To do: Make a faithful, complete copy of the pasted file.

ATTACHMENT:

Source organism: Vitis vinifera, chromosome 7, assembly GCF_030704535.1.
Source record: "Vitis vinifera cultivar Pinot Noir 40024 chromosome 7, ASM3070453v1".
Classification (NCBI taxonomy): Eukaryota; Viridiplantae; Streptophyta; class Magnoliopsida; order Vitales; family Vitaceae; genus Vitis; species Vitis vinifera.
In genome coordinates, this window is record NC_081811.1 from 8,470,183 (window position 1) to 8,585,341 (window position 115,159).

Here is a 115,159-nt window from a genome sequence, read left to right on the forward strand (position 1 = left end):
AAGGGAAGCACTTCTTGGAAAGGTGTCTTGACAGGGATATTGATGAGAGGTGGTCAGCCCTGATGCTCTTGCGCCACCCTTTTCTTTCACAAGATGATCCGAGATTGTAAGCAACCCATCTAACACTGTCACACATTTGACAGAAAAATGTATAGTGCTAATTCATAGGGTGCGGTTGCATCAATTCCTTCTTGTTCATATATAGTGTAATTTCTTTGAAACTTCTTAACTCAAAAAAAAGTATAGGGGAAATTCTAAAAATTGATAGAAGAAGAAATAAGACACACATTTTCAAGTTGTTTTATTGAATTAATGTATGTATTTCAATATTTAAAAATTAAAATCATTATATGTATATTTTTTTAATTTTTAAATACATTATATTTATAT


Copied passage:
Source organism: Vitis vinifera, chromosome 7, assembly GCF_030704535.1.
Source record: "Vitis vinifera cultivar Pinot Noir 40024 chromosome 7, ASM3070453v1".
Classification (NCBI taxonomy): Eukaryota; Viridiplantae; Streptophyta; class Magnoliopsida; order Vitales; family Vitaceae; genus Vitis; species Vitis vinifera.
In genome coordinates, this window is record NC_081811.1 from 8,470,183 (window position 1) to 8,585,341 (window position 115,159).

Here is a 115,159-nt window from a genome sequence, read left to right on the forward strand (position 1 = left end):
AAGGGAAGCACTTCTTGGAAAGGTGTCTTGACAGGGATATTGATGAGAGGTGGTCAGCCCTGATGCTCTTGCGCCACCCTTTTCTTTCACAAGATGATCCGAGATTGTAAGCAACCCATCTAACACTGTCACACATTTGACAGAAAAATGTATAGTGCTAATTCATAGGGTGCGGTTGCATCAATTCCTTCTTGTTCATATATAGTGTAATTTCTTTGAAACTTCTTAACTCAAAAAAAAGTATAGGGGAAATTCTAAAAATTGATAGAAGAAGAAATAAGACACACATTTTCAAGTTGTTTTATTGAATTAATGTATGTATTTCAATATTTAAAAATTAAAATCATTATATGTATATTTTTTTAATTTTTAAATACATTATATTTATAT